Mobility Portal, Spain
Date: May 29, 2024
Inés Platini
By Inés Platini
Germany flag

BMDV’s back and forth: Is the relaunch of charging infrastructure incentives a response to EU pressure?

This is happening approximately a month after the German government suspended the allocation of 400 million euros for deploying commercial rapid charging infrastructure. Why have they relaunched it now and how this affects the sector?
BMDV's back and forth: Is the relaunch of charging infrastructure incentives a response to EU pressure?
Volker Wissing, Federal Minister for Digital and Transport of Germany.

In September of last year, within the context of the prevailing budget crisis, the government launched the first call for the programme called “Non-public Rapid Charging Infrastructure for Commercial Enterprises.”

However, in April of this year, they decided to suspend it, and out of the 1,055 companies that applied for the aid, only 136 were approved, amounting to just 12.3 of the 400 million euros promised in funding.

The reason for the cancellation and cuts in many electric mobility financing initiatives is that, following the Federal Constitutional Court ruling in mid-November, the leaders had to agree on the budgetary implications.

Now, a month later, the Federal Ministry of Transport (BMDV) has decided to resume the subsidy, intending to allocate a further 150 million euros soon.

Wulf Schlachter, CEO of DXBe Management.

According to Wulf Schlachter, CEO of DXBe Management, as stated to Mobility Portal Europe, this could be due to “pressure from the industry in case of the European Union (EU) law” on CO2 reduction in commercial vehicles.

In mid-May, the Commission defined new measures, including a 45 per cent decrease during 2030-2034 and a 65 per cent reduction during 2035-2039, reaching 90 per cent by 2040, compared to 2019 levels.

These will apply to heavy trucks over 7.5 tonnes and buses, a sector responsible for more than 25 per cent of the greenhouse gas emissions from road transport in the EU.

The new BMDV funding call is scheduled for 3 June and is aimed at the transport and logistics sector, craft and commercial enterprises, and fleet users.

In addition to charging points for electric cars, support should also be provided for eTruck “refueling”, as detailed by the Transport Minister, Volker Wissing, Federal Minister for Digital and Transport, to the Rheinische Post.

According to the information provided, small and medium-sized enterprises will receive up to 40 per cent of the subsidy, and large companies up to 20 per cent.

This budget is intended for investments in rapid charging infrastructure, technical equipment, grid connection, and the installation of electrical cables.

The points must be located in the country, and the electricity must come from renewable energies.

All applications from affiliated companies may not exceed a total amount of 30 million euros.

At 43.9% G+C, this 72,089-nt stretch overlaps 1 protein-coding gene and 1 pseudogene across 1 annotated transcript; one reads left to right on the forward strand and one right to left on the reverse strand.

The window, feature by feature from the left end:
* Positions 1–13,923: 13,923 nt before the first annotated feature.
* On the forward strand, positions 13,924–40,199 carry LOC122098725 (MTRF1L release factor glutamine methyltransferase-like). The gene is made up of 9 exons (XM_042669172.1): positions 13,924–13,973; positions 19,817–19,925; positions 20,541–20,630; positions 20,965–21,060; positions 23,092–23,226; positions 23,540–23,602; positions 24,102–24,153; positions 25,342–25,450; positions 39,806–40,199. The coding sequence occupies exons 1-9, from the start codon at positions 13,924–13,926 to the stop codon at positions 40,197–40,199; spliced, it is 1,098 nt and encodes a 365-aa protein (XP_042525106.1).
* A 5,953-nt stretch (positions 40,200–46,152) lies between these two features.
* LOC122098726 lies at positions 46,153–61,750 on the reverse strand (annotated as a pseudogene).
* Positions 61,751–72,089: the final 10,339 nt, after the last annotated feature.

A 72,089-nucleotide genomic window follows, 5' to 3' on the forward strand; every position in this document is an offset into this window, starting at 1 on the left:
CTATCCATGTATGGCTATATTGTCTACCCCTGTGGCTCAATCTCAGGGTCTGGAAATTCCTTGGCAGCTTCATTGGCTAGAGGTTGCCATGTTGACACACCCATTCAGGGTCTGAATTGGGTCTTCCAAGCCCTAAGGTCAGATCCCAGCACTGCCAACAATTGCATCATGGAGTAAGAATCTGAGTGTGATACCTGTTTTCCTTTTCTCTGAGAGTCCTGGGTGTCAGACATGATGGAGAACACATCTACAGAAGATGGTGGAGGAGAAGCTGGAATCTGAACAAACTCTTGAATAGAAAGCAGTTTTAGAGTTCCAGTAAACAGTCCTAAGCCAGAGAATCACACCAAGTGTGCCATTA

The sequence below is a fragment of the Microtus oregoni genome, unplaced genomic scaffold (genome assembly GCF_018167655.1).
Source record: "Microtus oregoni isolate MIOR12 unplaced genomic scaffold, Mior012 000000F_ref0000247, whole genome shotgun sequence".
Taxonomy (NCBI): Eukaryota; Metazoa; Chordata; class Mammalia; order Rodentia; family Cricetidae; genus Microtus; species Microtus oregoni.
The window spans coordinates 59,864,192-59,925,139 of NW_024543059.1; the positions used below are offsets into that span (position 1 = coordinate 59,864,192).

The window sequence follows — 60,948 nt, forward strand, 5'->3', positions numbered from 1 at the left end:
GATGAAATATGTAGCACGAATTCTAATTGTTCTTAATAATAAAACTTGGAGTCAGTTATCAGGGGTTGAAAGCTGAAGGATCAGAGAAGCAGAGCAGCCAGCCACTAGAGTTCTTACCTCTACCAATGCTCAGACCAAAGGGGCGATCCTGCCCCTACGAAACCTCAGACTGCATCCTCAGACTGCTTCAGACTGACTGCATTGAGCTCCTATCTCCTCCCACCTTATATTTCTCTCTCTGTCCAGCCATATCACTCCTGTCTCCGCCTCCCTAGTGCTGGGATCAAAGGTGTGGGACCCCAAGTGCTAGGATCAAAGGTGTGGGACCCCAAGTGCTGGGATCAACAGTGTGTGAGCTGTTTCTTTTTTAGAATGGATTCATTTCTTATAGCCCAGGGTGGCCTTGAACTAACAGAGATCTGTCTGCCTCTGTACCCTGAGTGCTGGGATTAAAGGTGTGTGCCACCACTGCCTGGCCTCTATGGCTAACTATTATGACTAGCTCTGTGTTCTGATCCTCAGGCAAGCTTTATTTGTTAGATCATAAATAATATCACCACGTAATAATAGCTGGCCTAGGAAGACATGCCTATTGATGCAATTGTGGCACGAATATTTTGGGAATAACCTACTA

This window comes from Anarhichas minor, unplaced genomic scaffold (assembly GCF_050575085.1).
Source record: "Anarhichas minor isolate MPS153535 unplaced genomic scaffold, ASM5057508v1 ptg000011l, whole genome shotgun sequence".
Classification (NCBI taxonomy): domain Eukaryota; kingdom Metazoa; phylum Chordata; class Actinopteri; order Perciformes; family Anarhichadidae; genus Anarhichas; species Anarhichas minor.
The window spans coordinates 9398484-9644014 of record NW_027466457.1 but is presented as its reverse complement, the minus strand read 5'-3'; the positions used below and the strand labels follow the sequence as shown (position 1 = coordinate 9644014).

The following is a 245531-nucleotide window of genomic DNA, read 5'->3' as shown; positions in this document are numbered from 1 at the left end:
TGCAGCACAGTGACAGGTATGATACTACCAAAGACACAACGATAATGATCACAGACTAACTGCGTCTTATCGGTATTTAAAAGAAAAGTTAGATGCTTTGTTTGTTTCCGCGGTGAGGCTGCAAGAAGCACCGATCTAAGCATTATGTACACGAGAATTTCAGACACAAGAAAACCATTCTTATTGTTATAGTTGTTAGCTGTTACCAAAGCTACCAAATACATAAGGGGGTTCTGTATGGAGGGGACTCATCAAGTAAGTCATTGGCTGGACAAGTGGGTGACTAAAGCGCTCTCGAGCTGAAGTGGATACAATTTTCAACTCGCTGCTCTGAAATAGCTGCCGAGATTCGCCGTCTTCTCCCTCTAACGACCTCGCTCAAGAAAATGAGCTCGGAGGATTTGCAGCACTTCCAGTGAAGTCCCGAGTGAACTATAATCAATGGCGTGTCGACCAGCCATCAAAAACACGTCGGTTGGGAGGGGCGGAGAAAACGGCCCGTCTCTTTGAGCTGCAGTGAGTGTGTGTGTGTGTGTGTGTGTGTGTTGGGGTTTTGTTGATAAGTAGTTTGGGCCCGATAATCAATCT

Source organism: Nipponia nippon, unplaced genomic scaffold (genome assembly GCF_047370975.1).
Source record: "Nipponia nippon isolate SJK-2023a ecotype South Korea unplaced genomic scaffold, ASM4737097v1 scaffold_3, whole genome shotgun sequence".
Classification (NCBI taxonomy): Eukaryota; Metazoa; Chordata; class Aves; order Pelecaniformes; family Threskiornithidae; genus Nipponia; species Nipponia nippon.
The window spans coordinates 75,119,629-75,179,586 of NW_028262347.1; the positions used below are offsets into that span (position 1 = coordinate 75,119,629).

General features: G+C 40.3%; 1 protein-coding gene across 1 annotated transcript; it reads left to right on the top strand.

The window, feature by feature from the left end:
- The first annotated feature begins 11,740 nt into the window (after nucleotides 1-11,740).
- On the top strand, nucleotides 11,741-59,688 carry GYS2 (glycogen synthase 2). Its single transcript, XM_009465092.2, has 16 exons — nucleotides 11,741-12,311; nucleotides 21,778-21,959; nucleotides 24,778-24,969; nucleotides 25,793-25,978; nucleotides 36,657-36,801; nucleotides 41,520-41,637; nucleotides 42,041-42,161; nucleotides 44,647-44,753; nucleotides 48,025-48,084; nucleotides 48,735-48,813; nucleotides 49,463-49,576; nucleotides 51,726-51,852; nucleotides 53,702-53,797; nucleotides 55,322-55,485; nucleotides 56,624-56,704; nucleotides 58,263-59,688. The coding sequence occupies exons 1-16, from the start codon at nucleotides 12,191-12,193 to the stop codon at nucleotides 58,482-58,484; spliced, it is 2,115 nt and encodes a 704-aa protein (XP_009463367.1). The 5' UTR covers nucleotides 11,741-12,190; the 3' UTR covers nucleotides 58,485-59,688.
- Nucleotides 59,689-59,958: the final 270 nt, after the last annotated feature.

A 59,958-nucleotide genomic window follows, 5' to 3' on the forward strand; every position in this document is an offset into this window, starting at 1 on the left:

The subsidy based on this call is limited to five million euros per application, regardless of the number of rapid chargers required.

Non-eligible expenses include, among others, third-party planning service costs.

The financing of leasing fees or rental expenses for charging stations is also excluded.

Moreover, accumulation with other funding is not permitted.

“With it, we support the development of their own rapid infrastructure and thus support companies in the transition to climate-friendly and future-oriented mobility,” said Wissing in the BMDV statement.

The acquisition and installation must take place within 18 months of receiving the approval notice, and an extension is only possible in justified exceptional cases.

These back-and-forth actions by the ministry are far from generating certainty in the sector.

In this context, Marc-Oliver Prinzing, Chairman of the Board of the Bundesverband Betriebliche Mobilität e. V. (BBM), told Mobility Portal Europe: “Planning security and reliability are important criteria when companies invest.

Marc-Oliver Prinzing, Chairman of the Board of the BBM.

Therefore, he emphasises that “the right priorities must be chosen if a mobility turnaround is wanted.”

In this regard, the deployment of charging infrastructure in companies and public spaces is relevant.

“Thus, the BMDV initiative makes sense, and we welcome the fact that the suspension of funding has been withdrawn and that it will be resumed on June 3,” he emphasises.

What are the sector’s expectations?

According to the expert, it is awaited that the framework conditions, such as the charging infrastructure, will continue to improve and that billing modalities will be simplified and standardised “as far as possible.”

Undoubtedly, it can be expected that the 150 million euro budget will be quickly exhausted.

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